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## Re: [igraph] Shortest circuit (distance to self)

 From: Nicholas Dahm Subject: Re: [igraph] Shortest circuit (distance to self) Date: Thu, 28 Jun 2012 15:14:14 +1000 User-agent: Mutt/1.5.21 (2010-09-15)

```Moses,
I'm not sure what multiplicities means in this sense. However I simply want the
length of the shortest path. The number of shortest paths is irrelevant for me,
I just want the length of a shortest path.
cheers
Nick
On Thu, Jun 28, 2012 at 07:37:53AM +0300, Moses Boudourides wrote:
> Nick, would you count multiplicities? I mean in cases you have
> multiple shortest cycles passing from a given vertex. --Moses
>
> On Thu, Jun 28, 2012 at 4:23 AM, Nicholas Dahm <address@hidden> wrote:
> > I appreciate the help guys. Let me be a little bit more clear.
> >
> > My work involves finding topological node "features" (characteristics of a
> > node) that can be used to define compatibilities during graph matching.
> > For examle, the degree of a node should be equal in graph isomorphism with
> > it's mapped counterpart, or <= in subgraph isomorphism.
> >
> > The attribute I am trying to calculate here is distance-to-self. This is as
> > Gabor said, "the shortest cycle that goes through a given vertex, with each
> > edge considered at most once".
> >
> > I only need the length of the cycle, but I am not sure how to calculate it
> > without finding the cycle itself.
> >
> > cheers
> >
> > Nick
> >
> > On Wed, Jun 27, 2012 at 07:20:37PM +0300, Moses Boudourides wrote:
> >> Yes, of course, to find cycles of shortest length passing from a
> >> vertex is a much weaker requirement than that of an Eulerian graph.
> >> In any case, the formulation I'm suggesting is based on the
> >> cardinality of classes of equivalence among edges, for a relation of
> >> equivalence among edges defined as follows: two edges are equivalent
> >> if they are both located on a cycle of minimal length among all cycles
> >> passing from the the pairs of vertices to which the two edges are
> >> incident (this definition might need a further refinement). In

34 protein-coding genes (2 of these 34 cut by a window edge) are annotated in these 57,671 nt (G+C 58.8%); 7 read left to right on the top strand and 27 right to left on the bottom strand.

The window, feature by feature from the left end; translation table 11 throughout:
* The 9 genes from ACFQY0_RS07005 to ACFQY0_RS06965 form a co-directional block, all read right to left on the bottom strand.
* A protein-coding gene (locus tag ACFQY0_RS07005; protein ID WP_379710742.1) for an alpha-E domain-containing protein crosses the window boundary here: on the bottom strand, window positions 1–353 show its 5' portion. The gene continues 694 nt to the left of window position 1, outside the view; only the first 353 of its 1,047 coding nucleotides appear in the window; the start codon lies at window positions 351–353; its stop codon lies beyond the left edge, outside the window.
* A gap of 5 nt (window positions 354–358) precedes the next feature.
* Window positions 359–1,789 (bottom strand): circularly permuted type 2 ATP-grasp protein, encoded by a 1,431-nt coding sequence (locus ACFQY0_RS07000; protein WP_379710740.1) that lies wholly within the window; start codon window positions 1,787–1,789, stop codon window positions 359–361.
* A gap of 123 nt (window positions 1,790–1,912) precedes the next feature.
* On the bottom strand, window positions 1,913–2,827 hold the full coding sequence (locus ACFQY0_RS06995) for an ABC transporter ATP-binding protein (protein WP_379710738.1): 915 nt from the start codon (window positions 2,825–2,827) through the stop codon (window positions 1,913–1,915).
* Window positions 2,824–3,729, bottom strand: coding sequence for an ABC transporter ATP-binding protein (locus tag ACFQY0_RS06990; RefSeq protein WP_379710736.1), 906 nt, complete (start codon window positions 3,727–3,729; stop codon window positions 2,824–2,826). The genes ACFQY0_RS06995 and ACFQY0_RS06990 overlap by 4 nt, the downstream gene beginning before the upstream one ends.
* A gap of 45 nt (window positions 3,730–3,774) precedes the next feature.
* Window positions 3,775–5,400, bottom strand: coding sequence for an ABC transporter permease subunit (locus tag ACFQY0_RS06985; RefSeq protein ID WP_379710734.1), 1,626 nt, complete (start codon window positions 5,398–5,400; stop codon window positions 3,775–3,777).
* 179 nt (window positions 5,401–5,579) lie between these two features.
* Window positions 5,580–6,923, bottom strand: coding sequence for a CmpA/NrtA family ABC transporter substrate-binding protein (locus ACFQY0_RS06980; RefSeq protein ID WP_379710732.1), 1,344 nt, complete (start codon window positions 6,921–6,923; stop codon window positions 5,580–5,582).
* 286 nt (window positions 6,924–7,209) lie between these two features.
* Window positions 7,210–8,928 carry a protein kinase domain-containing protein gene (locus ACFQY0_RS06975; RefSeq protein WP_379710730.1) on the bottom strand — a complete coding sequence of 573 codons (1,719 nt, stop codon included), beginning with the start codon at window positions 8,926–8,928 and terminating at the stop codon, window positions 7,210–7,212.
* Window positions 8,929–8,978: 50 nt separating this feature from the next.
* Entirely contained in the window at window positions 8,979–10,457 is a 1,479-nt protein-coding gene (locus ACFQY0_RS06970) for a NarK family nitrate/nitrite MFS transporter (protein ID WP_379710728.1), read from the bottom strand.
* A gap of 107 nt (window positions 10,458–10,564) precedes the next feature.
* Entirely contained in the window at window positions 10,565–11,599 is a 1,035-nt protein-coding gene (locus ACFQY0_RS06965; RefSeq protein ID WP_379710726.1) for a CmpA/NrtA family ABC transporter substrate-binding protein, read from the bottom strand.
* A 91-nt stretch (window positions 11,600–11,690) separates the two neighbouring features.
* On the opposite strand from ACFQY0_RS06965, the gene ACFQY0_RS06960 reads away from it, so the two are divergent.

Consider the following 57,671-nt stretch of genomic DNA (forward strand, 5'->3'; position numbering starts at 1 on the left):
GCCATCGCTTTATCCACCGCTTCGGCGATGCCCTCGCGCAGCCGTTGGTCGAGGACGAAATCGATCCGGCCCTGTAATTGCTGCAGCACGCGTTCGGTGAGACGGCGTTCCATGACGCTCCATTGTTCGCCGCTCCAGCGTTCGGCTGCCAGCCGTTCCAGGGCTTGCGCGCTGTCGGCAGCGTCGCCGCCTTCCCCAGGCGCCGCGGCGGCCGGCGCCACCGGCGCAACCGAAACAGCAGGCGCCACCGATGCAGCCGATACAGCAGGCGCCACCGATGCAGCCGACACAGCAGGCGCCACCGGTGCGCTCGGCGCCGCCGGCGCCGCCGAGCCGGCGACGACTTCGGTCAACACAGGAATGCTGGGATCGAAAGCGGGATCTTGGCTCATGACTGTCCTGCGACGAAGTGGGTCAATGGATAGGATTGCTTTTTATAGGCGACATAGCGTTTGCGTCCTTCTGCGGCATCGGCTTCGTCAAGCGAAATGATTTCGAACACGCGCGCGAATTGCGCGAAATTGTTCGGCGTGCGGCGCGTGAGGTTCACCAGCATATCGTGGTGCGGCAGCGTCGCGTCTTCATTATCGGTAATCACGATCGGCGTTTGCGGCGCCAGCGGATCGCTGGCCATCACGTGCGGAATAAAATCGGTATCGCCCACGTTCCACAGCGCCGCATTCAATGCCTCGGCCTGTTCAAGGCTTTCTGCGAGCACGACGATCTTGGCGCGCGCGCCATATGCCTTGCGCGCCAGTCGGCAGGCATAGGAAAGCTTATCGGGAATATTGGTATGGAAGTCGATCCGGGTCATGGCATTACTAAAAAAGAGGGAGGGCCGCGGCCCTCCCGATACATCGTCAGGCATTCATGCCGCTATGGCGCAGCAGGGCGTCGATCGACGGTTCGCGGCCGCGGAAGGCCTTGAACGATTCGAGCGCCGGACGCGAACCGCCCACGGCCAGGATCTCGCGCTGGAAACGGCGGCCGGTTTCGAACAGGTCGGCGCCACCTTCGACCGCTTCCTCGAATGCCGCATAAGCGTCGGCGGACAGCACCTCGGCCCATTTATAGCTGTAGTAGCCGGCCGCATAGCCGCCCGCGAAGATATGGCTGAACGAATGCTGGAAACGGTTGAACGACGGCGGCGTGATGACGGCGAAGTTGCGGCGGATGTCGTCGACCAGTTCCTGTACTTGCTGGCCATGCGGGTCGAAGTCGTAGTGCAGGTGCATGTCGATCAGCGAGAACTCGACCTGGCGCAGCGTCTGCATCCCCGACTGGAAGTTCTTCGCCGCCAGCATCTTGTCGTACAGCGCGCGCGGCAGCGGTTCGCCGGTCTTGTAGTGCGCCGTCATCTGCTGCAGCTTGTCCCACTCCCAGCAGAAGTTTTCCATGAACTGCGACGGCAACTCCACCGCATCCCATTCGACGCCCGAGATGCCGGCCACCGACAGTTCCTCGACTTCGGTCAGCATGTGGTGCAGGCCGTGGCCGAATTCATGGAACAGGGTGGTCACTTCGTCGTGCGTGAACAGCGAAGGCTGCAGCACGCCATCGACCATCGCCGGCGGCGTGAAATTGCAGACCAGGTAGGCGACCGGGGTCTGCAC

> >> particular, this means that if an edge is incident to a vertex for
> >> which there exists no shortest cycle passing through this vertex, then
> >> this edge is not equivalent to any other edge, i.e., the cardinality
> >> of its equivalence class is 1 (in a simple undirected graph). At the
> >> other end, in an Eulerian graph, the cardinality of any such
> >> equivalence class of edges is at least 3.
> >>
> >> However, I would appreciate if Nicholas was telling us a little more
> >> about his original problem. Is it just the computation of shortest
> >> cycles passing from an arbitrary vertex in a simple undirected graph?
> >> Or what else?
> >>
> >> Best,
> >>
> >> --Moses
> >>
> >> On Wed, Jun 27, 2012 at 6:33 PM, Gábor Csárdi <address@hidden> wrote:
> >> > I don't think the poster is interested in Eulerian paths. I think he
> >> > just wants the shortest cycle that goes through a given vertex, at
> >> > each edge considered at most once. If I am not mistaken.
> >> >
> >> > Gabor
> >> >
> >> > On Wed, Jun 27, 2012 at 11:24 AM, Moses Boudourides
> >> >> Doesn't the existence of a closed tour mean that your graph should be
> >> >> Eulerian? If so, then Euler's theorem says that this is equivalent to
> >> >> that each vertex has even degree and the set of edges is partitioned
> >> >> in cycles. If I remember well this has been solved computationally in
> >> >> the 80s by the work of Robert Tarjan, Attalah and Vishkin, essentially
> >> >> by applying the computation of Euler tours on trees in order to find
> >> >> Euler tours of general Eulerian graphs.
> >> >>
> >> >> --Moses
> >> >>
> >> >> On Wed, Jun 27, 2012 at 6:06 PM, Gábor Csárdi <address@hidden> wrote:
> >> >>> Yes, I'm afraid that you'll have to write this for yourself, there is
> >> >>> no function for it in igraph currently. There are functions for BFS in
> >> >>> igraph, however, so you could either just use them with their
> >> >>> callbacks, or modify their C code.
> >> >>>
> >> >>> Best,
> >> >>> Gabor
> >> >>>
> >> >>> On Wed, Jun 27, 2012 at 6:04 AM, Nicholas Dahm <address@hidden> wrote:
> >> >>>> Hi All,
> >> >>>>
> >> >>>> For reasons I won't get into, I wish to find the shortest path from a
> >> >>>> node to itself, passing each edge only once in a simple undirected
> >> >>>> graph. For a directed graph, this is easy, however on an undirected
> >> >>>> graph I see no easy way to do this other than to write my own
> >> >>>> best-first search algorithm. My graphs are simple (no self-edges and
> >> >>>> no more than 1 edge between 2 nodes).
> >> >>>>
> >> >>>> Any thoughts?
> >> >>>>
> >> >>>> cheers
> >> >>>>
> >> >>>> Nick
> >> >>>>
> >> >>>> _______________________________________________
> >> >>>> igraph-help mailing list
> >> >>>> https://lists.nongnu.org/mailman/listinfo/igraph-help
> >> >>>
> >> >>>
> >> >>>
> >> >>> --
> >> >>> Gabor Csardi <address@hidden>     MTA KFKI RMKI
> >> >>>
> >> >>> _______________________________________________
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> >> >>> https://lists.nongnu.org/mailman/listinfo/igraph-help
> >> >>
> >> >> _______________________________________________
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> >> >> https://lists.nongnu.org/mailman/listinfo/igraph-help
> >> >
> >> >
> >> >
> >> > --
> >> > Gabor Csardi <address@hidden>     MTA KFKI RMKI
> >> >
> >> > _______________________________________________
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> >> > https://lists.nongnu.org/mailman/listinfo/igraph-help
> >
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--
Nicholas Dahm

Pattern Recognition Researcher
National ICT Australia
Brisbane, QLD, Australia